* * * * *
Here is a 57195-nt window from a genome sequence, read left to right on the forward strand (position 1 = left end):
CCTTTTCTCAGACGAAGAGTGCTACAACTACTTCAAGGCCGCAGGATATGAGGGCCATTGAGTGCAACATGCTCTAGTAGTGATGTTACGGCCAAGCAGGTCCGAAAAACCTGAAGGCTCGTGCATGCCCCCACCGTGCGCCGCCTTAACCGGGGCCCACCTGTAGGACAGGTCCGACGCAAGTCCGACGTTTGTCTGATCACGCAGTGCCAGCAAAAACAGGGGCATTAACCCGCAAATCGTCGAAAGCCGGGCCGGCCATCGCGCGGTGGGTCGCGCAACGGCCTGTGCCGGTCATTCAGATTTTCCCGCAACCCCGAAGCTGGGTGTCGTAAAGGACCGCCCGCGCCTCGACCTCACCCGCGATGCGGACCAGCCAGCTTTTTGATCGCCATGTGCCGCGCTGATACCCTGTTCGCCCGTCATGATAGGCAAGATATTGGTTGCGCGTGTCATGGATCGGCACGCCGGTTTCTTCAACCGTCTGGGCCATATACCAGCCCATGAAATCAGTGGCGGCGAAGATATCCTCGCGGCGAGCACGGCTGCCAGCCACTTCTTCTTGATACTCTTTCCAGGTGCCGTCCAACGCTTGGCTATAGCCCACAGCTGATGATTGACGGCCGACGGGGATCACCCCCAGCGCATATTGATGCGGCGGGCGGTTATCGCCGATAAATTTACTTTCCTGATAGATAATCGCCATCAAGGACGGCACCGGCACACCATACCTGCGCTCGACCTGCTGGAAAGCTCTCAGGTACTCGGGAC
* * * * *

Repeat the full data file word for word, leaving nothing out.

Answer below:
Here is a 57195-nt window from a genome sequence, read left to right on the forward strand (position 1 = left end):
CCTTTTCTCAGACGAAGAGTGCTACAACTACTTCAAGGCCGCAGGATATGAGGGCCATTGAGTGCAACATGCTCTAGTAGTGATGTTACGGCCAAGCAGGTCCGAAAAACCTGAAGGCTCGTGCATGCCCCCACCGTGCGCCGCCTTAACCGGGGCCCACCTGTAGGACAGGTCCGACGCAAGTCCGACGTTTGTCTGATCACGCAGTGCCAGCAAAAACAGGGGCATTAACCCGCAAATCGTCGAAAGCCGGGCCGGCCATCGCGCGGTGGGTCGCGCAACGGCCTGTGCCGGTCATTCAGATTTTCCCGCAACCCCGAAGCTGGGTGTCGTAAAGGACCGCCCGCGCCTCGACCTCACCCGCGATGCGGACCAGCCAGCTTTTTGATCGCCATGTGCCGCGCTGATACCCTGTTCGCCCGTCATGATAGGCAAGATATTGGTTGCGCGTGTCATGGATCGGCACGCCGGTTTCTTCAACCGTCTGGGCCATATACCAGCCCATGAAATCAGTGGCGGCGAAGATATCCTCGCGGCGAGCACGGCTGCCAGCCACTTCTTCTTGATACTCTTTCCAGGTGCCGTCCAACGCTTGGCTATAGCCCACAGCTGATGATTGACGGCCGACGGGGATCACCCCCAGCGCATATTGATGCGGCGGGCGGTTATCGCCGATAAATTTACTTTCCTGATAGATAATCGCCATCAAGGACGGCACCGGCACACCATACCTGCGCTCGACCTGCTGGAAAGCTCTCAGGTACTCGGGAC